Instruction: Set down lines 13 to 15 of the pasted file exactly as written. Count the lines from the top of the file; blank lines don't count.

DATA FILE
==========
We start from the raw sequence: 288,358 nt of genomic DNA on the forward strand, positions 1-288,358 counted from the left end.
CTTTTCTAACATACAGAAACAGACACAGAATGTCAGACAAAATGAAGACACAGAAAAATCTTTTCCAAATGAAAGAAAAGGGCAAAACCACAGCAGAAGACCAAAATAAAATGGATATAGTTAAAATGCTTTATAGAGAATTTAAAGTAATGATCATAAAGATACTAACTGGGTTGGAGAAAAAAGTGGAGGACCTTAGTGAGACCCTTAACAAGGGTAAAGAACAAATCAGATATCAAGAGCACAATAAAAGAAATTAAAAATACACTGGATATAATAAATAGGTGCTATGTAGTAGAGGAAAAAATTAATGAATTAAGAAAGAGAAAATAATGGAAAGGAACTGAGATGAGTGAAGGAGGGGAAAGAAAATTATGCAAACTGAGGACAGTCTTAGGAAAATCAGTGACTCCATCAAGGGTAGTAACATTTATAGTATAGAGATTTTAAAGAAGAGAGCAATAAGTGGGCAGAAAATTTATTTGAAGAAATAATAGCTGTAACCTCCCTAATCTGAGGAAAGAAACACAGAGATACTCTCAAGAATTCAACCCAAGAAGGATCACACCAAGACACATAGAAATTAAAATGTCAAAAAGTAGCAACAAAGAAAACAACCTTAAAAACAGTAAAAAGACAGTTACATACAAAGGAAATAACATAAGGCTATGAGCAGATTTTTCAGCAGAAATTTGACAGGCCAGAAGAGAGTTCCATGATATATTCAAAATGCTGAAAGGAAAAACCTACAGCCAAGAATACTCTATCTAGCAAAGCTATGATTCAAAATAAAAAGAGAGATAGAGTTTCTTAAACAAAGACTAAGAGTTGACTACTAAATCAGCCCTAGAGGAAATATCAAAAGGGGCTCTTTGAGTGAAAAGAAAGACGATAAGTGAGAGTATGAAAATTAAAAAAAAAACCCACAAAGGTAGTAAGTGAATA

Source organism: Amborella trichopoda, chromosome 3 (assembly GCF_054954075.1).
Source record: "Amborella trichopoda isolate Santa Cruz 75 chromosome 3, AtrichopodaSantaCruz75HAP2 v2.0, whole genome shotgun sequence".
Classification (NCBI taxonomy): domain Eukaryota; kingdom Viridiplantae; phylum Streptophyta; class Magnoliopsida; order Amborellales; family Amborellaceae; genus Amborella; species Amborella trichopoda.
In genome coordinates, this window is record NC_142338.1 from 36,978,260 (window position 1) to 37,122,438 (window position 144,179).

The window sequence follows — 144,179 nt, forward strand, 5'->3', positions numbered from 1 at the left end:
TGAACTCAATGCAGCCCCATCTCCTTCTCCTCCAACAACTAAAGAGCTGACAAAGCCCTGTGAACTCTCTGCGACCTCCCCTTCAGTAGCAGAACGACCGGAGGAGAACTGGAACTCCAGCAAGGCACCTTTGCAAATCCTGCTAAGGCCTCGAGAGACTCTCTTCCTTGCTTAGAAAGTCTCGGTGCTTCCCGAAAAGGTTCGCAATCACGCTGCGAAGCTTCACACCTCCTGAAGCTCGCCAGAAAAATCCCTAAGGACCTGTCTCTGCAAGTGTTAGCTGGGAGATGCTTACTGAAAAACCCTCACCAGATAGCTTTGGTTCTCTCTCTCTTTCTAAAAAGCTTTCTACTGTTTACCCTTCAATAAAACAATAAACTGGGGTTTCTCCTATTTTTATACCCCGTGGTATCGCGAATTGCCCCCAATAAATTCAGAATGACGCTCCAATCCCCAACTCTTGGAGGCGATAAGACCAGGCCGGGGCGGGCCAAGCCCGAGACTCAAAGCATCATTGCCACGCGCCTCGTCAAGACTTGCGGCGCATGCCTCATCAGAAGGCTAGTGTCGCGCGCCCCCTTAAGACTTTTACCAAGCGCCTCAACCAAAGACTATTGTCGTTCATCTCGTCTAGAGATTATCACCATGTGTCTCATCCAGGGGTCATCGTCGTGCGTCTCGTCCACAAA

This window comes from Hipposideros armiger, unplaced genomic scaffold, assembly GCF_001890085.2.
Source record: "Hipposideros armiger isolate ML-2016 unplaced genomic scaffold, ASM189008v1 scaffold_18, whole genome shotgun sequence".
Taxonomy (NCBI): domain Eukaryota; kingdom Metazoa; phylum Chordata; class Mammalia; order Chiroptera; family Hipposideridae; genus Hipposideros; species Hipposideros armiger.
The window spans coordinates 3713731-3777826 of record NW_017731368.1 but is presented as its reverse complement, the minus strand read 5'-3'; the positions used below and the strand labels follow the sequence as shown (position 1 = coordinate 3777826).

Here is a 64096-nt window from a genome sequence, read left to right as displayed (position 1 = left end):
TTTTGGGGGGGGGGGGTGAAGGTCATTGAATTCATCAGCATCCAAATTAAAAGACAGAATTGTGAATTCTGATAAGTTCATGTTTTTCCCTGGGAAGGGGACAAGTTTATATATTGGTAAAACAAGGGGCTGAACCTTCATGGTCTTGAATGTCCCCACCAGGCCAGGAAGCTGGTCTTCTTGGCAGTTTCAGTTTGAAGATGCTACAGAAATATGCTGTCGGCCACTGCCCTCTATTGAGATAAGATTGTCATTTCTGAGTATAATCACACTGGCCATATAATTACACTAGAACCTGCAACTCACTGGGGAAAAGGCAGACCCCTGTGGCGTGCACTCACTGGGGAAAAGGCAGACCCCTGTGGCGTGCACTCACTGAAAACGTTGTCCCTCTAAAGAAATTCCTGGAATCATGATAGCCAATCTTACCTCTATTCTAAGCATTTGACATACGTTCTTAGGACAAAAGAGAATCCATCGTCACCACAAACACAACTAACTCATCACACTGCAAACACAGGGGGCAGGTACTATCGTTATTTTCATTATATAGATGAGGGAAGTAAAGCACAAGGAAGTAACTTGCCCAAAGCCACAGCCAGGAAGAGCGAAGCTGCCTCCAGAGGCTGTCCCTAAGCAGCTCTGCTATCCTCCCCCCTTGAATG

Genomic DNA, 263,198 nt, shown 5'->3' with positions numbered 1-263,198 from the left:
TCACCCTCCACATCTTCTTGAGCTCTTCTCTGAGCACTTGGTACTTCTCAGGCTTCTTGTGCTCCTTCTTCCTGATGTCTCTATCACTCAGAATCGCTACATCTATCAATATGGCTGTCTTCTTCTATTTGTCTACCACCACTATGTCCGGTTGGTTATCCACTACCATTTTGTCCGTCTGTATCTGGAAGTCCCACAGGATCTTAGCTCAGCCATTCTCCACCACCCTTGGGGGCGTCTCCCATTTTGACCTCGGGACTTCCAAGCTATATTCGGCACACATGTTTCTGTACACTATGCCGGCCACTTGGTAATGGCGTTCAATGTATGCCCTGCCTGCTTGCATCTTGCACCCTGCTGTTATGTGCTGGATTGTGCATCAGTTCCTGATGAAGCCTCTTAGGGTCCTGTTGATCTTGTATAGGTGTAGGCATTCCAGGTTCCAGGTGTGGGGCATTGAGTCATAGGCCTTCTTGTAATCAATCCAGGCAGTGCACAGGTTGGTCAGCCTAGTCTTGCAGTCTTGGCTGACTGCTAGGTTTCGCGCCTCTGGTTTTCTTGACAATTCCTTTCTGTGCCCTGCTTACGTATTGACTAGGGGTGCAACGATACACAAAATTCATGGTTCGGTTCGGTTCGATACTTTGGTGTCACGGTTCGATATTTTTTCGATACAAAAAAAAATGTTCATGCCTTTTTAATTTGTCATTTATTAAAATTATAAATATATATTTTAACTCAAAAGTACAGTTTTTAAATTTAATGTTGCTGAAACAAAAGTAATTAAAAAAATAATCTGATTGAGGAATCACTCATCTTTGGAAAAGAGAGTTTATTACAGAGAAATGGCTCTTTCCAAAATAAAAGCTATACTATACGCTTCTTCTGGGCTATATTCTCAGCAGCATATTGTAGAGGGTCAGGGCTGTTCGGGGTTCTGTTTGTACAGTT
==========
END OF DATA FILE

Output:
Here is a 64096-nt window from a genome sequence, read left to right as displayed (position 1 = left end):
TTTTGGGGGGGGGGGGTGAAGGTCATTGAATTCATCAGCATCCAAATTAAAAGACAGAATTGTGAATTCTGATAAGTTCATGTTTTTCCCTGGGAAGGGGACAAGTTTATATATTGGTAAAACAAGGGGCTGAACCTTCATGGTCTTGAATGTCCCCACCAGGCCAGGAAGCTGGTCTTCTTGGCAGTTTCAGTTTGAAGATGCTACAGAAATATGCTGTCGGCCACTGCCCTCTATTGAGATAAGATTGTCATTTCTGAGTATAATCACACTGGCCATATAATTACACTAGAACCTGCAACTCACTGGGGAAAAGGCAGACCCCTGTGGCGTGCACTCACTGGGGAAAAGGCAGACCCCTGTGGCGTGCACTCACTGAAAACGTTGTCCCTCTAAAGAAATTCCTGGAATCATGATAGCCAATCTTACCTCTATTCTAAGCATTTGACATACGTTCTTAGGACAAAAGAGAATCCATCGTCACCACAAACACAACTAACTCATCACACTGCAAACACAGGGGGCAGGTACTATCGTTATTTTCATTATATAGATGAGGGAAGTAAAGCACAAGGAAGTAACTTGCCCAAAGCCACAGCCAGGAAGAGCGAAGCTGCCTCCAGAGGCTGTCCCTAAGCAGCTCTGCTATCCTCCCCCCTTGAATG

Genomic DNA, 263,198 nt, shown 5'->3' with positions numbered 1-263,198 from the left: